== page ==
For Your Next Adventure: ProMaster SP528K Tripod Review

The ProMaster SP528K Tripod kit is exactly what most serious photographers need.

Fact: the staff of The Phoblographer is always on the lookout for new tripods. We use them a lot when we’re testing gear. And because of how much abuse we put them through, we tend to break them. None are created equal. In our discoveries for the perfect tripod, we were introduced to the ProMaster SP528K. At under $300, this tripod can get really tall – taller than I am. But the best part about it is the ball head. It’s capable of doing things that much more expensive heads do. It’s not perfect, but at the price point, I’m not sure anything can beat it–and it has us liking a lot of what the ProMaster lineup can do.

Pros and Cons

Pros

  • Solid build quality
  • The tripod head is positively wonderful
  • It can get very tall
  • Super sturdy in most instances

Cons

  • A bit large when fully collapsed
  • I wish it had more bubble levels

Gear Used

We tested the ProMaster SP528K with Leica, Fujifilm and Sony cameras.

Tech Specs

Specs are taken from their website listing:

KIT SPECIFICATIONS

– Maximum Working Height: 80 5/8″ / 204.8 cm
– Maximum Working Height with column down: 67 1/8″ / 170.5 cm
– Minimum Working Height: 7 1/4″ / 18.4 cm (legs flat on ground)
– Minimum Working Height:11 1/4″ / 28.6 cm (legs in lowest locked position)
– Folded Length: 23 3/4″ / 60.3 cm
– Maximum Load: 24 lbs 4 oz / 11 kg
– Weight: 5 lbs 11 5/8 oz / 2.6 kg

BALL HEAD SPECIFICATIONS
– Height 4 1/8″ / 10.5 cm
– Weight: 1 lb 4 1/4 oz / .57 kg
– Uses Quick Release Plate #8104

TRIPOD LEG SPECIFICATION
– Maximum Working Height: 76 1/2″ / 194.3 cm
– Maximum Height with column down: 63″ / 160 cm
– Minimum Working Height: 3 1/8″ / 8 cm (legs flat on ground)
– Minimum Working Height: 7″ / 17.8 cm (legs in lowest locked position)
– Folded Length 19 5/8″ / 49.8 cm
– Weight: 4 lbs 7 3/8 oz / 2.03 kg

For storage, protection, and transport use the following tripod case:

ProMaster TC-24 (product 5001) – when the tripod is fully folded in it’s transverse leg position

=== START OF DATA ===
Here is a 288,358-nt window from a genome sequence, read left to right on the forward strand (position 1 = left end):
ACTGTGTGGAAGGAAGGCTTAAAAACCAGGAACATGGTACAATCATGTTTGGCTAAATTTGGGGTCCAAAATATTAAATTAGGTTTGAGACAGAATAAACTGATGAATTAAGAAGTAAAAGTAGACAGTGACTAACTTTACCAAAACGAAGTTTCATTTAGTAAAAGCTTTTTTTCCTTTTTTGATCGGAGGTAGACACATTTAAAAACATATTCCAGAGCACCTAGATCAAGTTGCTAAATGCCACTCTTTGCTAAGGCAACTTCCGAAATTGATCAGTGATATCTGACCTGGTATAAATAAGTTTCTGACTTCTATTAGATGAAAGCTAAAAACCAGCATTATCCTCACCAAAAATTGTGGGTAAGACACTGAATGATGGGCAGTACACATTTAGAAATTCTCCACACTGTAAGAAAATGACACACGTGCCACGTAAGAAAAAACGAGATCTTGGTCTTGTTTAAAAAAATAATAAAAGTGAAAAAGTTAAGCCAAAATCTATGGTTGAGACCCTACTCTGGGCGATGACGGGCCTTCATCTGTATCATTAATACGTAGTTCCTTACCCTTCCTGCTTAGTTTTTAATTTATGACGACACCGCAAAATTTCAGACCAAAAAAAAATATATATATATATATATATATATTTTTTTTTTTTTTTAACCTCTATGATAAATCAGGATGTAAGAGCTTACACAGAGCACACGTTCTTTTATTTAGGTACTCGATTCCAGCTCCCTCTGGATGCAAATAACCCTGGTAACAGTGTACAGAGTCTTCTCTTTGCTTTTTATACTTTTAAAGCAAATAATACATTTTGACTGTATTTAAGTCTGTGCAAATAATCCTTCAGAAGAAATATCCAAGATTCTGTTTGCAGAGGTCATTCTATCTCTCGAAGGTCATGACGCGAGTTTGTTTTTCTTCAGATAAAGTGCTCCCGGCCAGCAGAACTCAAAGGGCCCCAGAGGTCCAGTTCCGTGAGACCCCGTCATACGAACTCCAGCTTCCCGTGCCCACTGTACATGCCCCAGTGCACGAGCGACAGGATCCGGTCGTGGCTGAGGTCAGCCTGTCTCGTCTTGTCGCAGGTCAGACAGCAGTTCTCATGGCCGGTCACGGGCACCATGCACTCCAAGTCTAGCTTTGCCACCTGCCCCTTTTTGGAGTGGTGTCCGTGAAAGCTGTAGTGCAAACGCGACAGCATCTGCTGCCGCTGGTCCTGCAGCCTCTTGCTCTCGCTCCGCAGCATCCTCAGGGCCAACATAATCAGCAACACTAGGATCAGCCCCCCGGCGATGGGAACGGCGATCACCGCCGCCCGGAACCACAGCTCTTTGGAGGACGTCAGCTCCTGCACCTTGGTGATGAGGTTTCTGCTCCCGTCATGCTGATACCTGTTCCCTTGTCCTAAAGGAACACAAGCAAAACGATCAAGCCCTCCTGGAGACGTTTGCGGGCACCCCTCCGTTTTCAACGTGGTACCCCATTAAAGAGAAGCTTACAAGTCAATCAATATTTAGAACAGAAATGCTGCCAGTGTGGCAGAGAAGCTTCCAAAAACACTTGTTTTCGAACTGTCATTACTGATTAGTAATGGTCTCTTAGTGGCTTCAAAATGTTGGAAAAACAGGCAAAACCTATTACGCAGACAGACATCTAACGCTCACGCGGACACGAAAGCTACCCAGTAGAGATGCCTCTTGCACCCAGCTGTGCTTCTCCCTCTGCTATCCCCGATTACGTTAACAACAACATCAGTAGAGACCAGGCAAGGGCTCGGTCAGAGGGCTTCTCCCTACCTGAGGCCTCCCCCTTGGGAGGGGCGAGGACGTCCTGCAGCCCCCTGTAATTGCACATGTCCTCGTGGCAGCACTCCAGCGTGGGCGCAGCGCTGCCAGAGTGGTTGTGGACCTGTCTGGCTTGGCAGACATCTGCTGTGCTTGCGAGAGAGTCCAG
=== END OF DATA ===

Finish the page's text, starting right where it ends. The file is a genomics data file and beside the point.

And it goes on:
Ergonomics

When it’s at the tallest position, the ProMaster SP528K is really large. I’m five feet and six inches, and it’s taller than me. But as you can probably guess, it’s not the most stable at this height. That’s not to say it’s awful at all. It’s not super stable because of what it is: a surprisingly lightweight aluminum tripod.

Let’s start at the bottom. The ProMaster SP528K has rubber feet. If you unscrew these a bit, they expose the metal spoke you see there. I’m explicitly calling it a spoke.

The ProMaster SP528K uses clips to collapse and lock the tripod legs. The center column has a little hook for weight. Though in practice, I’ve never found the weights to be all that great.

These clips function super well. And best of all, they’re built very well. This tripod has been in sand and dirt both. But they haven’t affected the legs at all.

Each leg has a few sections. In real-life use, it’s not as quick or simple as grabbing a bunch, twisting, and letting the leg elongate. You have to be slower and more methodical, and I’m alright with that. Be sure to remember to elongate each section evenly.

The ProMaster SP528K comes with a beautiful ball head. This head has several controls. One knob controls the ball head plate, another to adjust rotation of the plate, another for controlling the rotation of the ball head, another for controlling the sensitivity of the rotation, and yet another for controlling the rotation of the entire unit. There’s a ton of control, and that’s why I adore this ball head.